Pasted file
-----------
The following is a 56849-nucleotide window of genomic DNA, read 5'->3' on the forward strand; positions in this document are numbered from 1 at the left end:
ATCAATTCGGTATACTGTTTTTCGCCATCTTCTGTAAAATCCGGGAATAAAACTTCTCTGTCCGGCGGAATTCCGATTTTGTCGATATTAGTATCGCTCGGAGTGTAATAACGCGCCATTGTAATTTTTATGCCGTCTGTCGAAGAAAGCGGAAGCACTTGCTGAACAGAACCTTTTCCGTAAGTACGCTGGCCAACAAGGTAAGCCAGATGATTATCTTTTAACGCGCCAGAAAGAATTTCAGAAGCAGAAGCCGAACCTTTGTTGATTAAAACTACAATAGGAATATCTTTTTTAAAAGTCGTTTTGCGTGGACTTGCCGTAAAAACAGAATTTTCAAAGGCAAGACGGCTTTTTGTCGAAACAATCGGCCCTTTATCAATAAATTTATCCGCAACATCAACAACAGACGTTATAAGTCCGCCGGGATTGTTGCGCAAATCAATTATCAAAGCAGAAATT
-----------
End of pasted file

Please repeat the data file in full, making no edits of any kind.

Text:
The following is a 56849-nucleotide window of genomic DNA, read 5'->3' on the forward strand; positions in this document are numbered from 1 at the left end:
ATCAATTCGGTATACTGTTTTTCGCCATCTTCTGTAAAATCCGGGAATAAAACTTCTCTGTCCGGCGGAATTCCGATTTTGTCGATATTAGTATCGCTCGGAGTGTAATAACGCGCCATTGTAATTTTTATGCCGTCTGTCGAAGAAAGCGGAAGCACTTGCTGAACAGAACCTTTTCCGTAAGTACGCTGGCCAACAAGGTAAGCCAGATGATTATCTTTTAACGCGCCAGAAAGAATTTCAGAAGCAGAAGCCGAACCTTTGTTGATTAAAACTACAATAGGAATATCTTTTTTAAAAGTCGTTTTGCGTGGACTTGCCGTAAAAACAGAATTTTCAAAGGCAAGACGGCTTTTTGTCGAAACAATCGGCCCTTTATCAATAAATTTATCCGCAACATCAACAACAGACGTTATAAGTCCGCCGGGATTGTTGCGCAAATCAATTATCAAAGCAGAAATT